On October 23 and 24, WatchTime stages its biggest and most luxurious watch collectors’ event to date, WatchTime New York, in Manhattan’s Gotham Hall. (Click here for event details and to purchase tickets). Among the luxury watch brands displaying their wares at WatchTime New York will be Montres Breguet, which will showcase its new Breguet Tradition Chronographe Indépendant 7077.
In this timepiece, one of Breguet’s headliners at Baselworld 2015, the brand pulls off an unusual feat. Looking at the 7077, you’re actually seeing two watches at once. Or, to be more accurate, one timekeeper and one chronograph.
Within its 44-mm gold case, the 7077 has two entirely independent gear trains for its two primary functions. Unlike dual-escapement watches that use a differential to average out the rate of the two springs, the 7077 has no interaction between its parts.
Caliber 580DR is a manual-wind movement. The escapement for the hours and minutes beats at 21,600 vph, while the chronograph escapement is a high beat, oscillating at 36,000 vph. Both oscillators have been adjusted in six positions to optimize their rate. In order to best suit its different rate while keeping the wheels the same size, the chronograph’s balance wheel is in titanium. Both balance springs are silicon.
The running time can be read from the offset guilloché dial at the top of the watch. An unnumbered track runs around the flange: this tells the chronograph seconds, since the chronograph hand is the only one mounted at the center of the dial. Overlapping the running time display are two retrograde indicators: one for the power reserve, at 2 o’clock, and one for the chronograph minutes, at 10 o’clock.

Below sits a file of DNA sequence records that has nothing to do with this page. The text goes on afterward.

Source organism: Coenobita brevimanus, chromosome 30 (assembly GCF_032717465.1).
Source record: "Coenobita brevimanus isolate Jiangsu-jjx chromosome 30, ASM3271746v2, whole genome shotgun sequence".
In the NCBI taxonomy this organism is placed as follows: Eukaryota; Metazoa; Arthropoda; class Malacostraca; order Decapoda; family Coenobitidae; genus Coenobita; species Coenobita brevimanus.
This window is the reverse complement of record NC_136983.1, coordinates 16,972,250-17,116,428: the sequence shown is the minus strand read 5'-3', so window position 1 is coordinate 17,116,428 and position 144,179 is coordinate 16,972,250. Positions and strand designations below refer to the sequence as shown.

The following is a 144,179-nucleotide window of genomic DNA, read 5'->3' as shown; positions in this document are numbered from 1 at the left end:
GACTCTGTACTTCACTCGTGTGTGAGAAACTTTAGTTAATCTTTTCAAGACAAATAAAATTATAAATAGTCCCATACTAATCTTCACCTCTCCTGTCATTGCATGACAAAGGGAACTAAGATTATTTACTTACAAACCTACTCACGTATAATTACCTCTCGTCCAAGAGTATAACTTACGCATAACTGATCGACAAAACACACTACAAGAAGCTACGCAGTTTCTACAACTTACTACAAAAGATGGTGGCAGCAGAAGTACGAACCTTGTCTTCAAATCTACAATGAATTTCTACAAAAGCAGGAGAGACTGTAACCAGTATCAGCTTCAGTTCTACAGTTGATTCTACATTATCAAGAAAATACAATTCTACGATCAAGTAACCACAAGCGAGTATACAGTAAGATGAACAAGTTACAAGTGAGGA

Why does the chronograph minutes counter only reach up to 20? That’s a matter of the special chronograph escapement in the 7077. Although the 7077 has two escapements, it only has one conventional mainspring, which provides the 50-hour power reserve for the running time. The power for the chronograph comes from a flexed blade spring, which has a maximum reserve of 20 minutes. This spring is not wound; rather, every time you reset the chronograph to zero, the blade spring tenses, storing up energy for the chronograph’s next use.
The chronograph is controlled by two screwed-in pushers on the case middle, on either side of the lower lugs. These pushers, too, are unconventional: one of the buttons starts the chronograph, while the other both stops and resets it.
The Tradition Chronographe Indépendant 7077 comes in white gold ($79,700) or rose gold ($78,900), on a leather strap. It is water-resistant to 30 meters. If you’re interested in getting a closer look at this watch and seeing how it looks on your own wrist, click here to reserve your spot at WatchTime New York, America’s Luxury Watch Show.